Main Eel, Mark Everett (known as E) made a typically dramatic entrance to this gig, part of a short tour to promote
the Eels' new Shootenanny LP. The rest of the band came on stage and started
to play a rudimentary blues riff which was accompanied by harmonica. Where is
that harmonica coming from? - the spotlight fell on E blasting on his harp whilst walking through the aisles from the
back of the venue. He kept blowing till he reached the stage and the gig started
E's 3 piece band all wore similar red uniforms and looked like the stooges who do the fighting for the Joker and the
Riddler in the 60s Batman series. These are also good clothes for a streetwise
early-mid 60s rhythm and blues band which was fitting as the Eels live music nowadays is a kind of very individual take on
60s RnB. The band started with an emphatic series of short songs including a
few covers of which their version of The Beatles' I'm A Loser was a highlight. George
Harrison's spiky guitar solo for this song was played perfectly by the guitarist whose superb style of edgy playing had similarities
to Marc Ribot who has previously played with Elvis Costello and Tom Waits among others.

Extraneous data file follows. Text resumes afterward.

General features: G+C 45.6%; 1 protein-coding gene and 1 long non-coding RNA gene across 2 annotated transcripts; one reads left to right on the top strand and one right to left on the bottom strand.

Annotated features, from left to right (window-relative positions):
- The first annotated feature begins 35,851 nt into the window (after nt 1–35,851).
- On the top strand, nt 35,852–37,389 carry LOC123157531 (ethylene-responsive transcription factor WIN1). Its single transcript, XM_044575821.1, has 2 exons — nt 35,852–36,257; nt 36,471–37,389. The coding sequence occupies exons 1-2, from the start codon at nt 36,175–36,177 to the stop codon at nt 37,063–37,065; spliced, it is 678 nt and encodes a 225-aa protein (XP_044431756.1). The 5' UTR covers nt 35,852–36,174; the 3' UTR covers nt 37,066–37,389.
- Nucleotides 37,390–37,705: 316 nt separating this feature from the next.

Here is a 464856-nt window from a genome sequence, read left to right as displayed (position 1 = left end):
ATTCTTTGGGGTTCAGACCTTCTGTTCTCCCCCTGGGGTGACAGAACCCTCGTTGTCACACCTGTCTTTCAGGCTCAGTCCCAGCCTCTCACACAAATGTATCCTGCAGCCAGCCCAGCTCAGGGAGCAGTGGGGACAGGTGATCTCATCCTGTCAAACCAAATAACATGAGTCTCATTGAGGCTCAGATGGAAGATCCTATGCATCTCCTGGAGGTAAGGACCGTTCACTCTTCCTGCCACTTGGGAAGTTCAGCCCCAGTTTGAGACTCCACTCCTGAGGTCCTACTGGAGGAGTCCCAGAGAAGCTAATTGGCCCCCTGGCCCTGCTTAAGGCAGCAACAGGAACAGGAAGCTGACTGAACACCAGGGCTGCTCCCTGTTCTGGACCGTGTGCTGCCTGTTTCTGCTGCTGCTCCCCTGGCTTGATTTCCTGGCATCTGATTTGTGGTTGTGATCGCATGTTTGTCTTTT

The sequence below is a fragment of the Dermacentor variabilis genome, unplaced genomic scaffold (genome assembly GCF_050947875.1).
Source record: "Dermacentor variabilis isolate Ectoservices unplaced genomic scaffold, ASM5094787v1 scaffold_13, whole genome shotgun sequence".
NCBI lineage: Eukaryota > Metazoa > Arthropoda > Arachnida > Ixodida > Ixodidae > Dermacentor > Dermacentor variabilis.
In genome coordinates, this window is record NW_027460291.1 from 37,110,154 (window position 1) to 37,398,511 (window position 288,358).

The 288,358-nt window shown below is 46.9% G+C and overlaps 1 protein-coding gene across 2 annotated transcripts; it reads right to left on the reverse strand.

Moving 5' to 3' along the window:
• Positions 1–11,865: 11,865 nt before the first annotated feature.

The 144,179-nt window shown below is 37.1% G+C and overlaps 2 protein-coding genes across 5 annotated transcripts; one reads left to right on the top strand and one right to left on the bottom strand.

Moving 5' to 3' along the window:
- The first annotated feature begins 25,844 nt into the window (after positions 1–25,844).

It was worth coming to the gig just to hear his superb fretwork.
Having said this though, the Eels are more about songs and lyrics than musical virtuosity. Other highlights of the gig included a rocked up version of their first hit Novacaine For The Soul and
an edgy Souljacker, a 3-minute American road movie of a song. For Dog Faced Boy,
another highlight from the Souljacker LP, E stabbed keyboard chords with his left hand while hitting a snare drum with his
right, providing percussive assistance to Butch, his long-standing drummer who is looking very fit after a successful diet.
Most of the songs were short and too the point until they played an extended Love Of The Loved at the end of the main
set where E thanked the audience for their support knowingly tongue in cheek in an ironic way but with genuine warmth and
The band came back for some encores. One tip for an Eel's gig is don't
leave straight away when the lights come up. We stayed in the auditorium along
with some other fans who knowingly moved to the front of the stage and lo, and behold, the band reappeared 5 minutes later
to play a RnB instrumental.
Although the stripped down 4 piece Eels can't produce some of the more intricate sounds of their early Beautiful Freak
and Daisies In The Galaxy LPs, they played excellent idiosyncratic RnB with some superb guitarwork. A very good gig at a great venue.